We strongly believe that the skills and knowledge to grow food should be available to everyone in particular those struggling to meet their food needs. We sponsor people in need through our courses and workshops for free and when they have completed the course, we provide seeds, tree and resources so they can get growing on their own.
We also share our harvest with those in our community who are struggling to meet their food needs and do not have the capacity or room to grow their own. We also share our knowledge and services to community groups who are working to “sow the seeds of a sustainable future”
Tell me about An Alternative Life Learning Centre. What inspired you to start this business and what need are you filling here?
Primarily we started An Alternative Life Learning Centre as we wanted to bring together a network of people who are looking to be part of a community not based on competition, consumerism and capitalism but instead operate on a basis of compassion, collaboration, and cooperation. At the same time, we saw a growing need for people to learn skills associated with personal food production and resilience. Working overseas I saw how communities were implementing a range of strategies to improve outcomes during and after extreme weather events, improved communications systems and networks, the building or evacuation centres and organisation of teams of on call volunteers, local food storage for communities that may have transport routes interrupted, new methods of growing and food preservation techniques. I also saw that these programs were indeed working and saving lives. In Australia we either deny that climate change is happening or tend to think that we will somehow be unaffected, that it is something that will happen elsewhere to other people.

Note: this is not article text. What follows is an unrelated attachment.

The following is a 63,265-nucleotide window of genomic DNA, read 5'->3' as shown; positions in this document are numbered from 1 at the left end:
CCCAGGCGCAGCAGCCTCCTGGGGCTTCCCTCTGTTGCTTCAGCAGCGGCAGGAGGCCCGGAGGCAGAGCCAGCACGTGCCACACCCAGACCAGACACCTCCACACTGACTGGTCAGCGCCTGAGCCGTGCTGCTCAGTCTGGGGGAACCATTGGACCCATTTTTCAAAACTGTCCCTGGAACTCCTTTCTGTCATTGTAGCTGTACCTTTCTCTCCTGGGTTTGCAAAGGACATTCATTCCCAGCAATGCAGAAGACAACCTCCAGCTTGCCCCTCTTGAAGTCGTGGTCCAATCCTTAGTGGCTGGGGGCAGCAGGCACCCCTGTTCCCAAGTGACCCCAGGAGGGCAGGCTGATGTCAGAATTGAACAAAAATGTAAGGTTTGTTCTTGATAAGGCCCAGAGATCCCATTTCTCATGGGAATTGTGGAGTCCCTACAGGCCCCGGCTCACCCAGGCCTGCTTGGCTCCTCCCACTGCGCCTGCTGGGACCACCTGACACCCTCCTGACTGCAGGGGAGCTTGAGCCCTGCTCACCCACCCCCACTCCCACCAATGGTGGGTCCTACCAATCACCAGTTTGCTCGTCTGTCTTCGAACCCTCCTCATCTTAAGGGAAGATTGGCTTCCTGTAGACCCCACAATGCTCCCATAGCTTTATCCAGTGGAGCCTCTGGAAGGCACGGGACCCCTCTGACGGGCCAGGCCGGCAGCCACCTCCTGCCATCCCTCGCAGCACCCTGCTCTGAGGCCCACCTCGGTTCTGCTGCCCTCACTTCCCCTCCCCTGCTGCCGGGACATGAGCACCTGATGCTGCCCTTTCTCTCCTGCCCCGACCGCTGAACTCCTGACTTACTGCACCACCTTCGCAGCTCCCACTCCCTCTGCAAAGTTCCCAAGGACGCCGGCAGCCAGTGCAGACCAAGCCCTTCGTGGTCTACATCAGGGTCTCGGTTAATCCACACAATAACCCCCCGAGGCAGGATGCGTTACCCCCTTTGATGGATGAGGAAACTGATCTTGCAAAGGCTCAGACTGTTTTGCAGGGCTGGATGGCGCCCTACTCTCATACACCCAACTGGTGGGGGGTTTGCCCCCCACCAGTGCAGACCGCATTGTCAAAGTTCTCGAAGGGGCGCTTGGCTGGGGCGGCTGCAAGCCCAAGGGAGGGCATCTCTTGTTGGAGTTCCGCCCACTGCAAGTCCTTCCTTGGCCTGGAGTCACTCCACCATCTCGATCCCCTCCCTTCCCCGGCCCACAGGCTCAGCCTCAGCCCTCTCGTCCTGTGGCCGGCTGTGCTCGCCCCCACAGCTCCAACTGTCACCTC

Having studied climate change extensively over the years, we knew there was an increasing likelihood of our communities being impacted in negative ways by extreme weather events and there was a growing need for people to understand the risks and undertake strategies to build resilience at personal and community levels. There was also an increasing awareness of climate change and a move of people looking to live more sustainable self-sufficient lifestyles, so we opened the learning centre to give people the skills, knowledge and confidence needed to make the change.
What is on the horizon for 2021?
There are always a multitude of new projects on the go here on the farm, we have just completed building a bedroom cabin for guests, both those attending our workshops and those just looking to experience living an alternative life for a few days.
We have designed an urban food garden that would supply a family of four in fruit and vegetables year round and intend to implement the design over the coming months.
We are hosting a new range of on-site events including month “Get a taste of farm life” tours which include a guided tour of the farm and all the gardens and growing areas as well a 3 course lunch of farm produce.
We are running “design and plan a food garden” and “design and plan a mixed orchard” weekend workshops as well as a range of practical skills workshops including planting, pruning and propagation of fruit, berries for beginners and will also be hosting some family farm fun days during the school holidays that will include a host of family fun activities.
The pandemic has caused a lot of people to consider making the move from urban to rural. Any advice on how and where to start?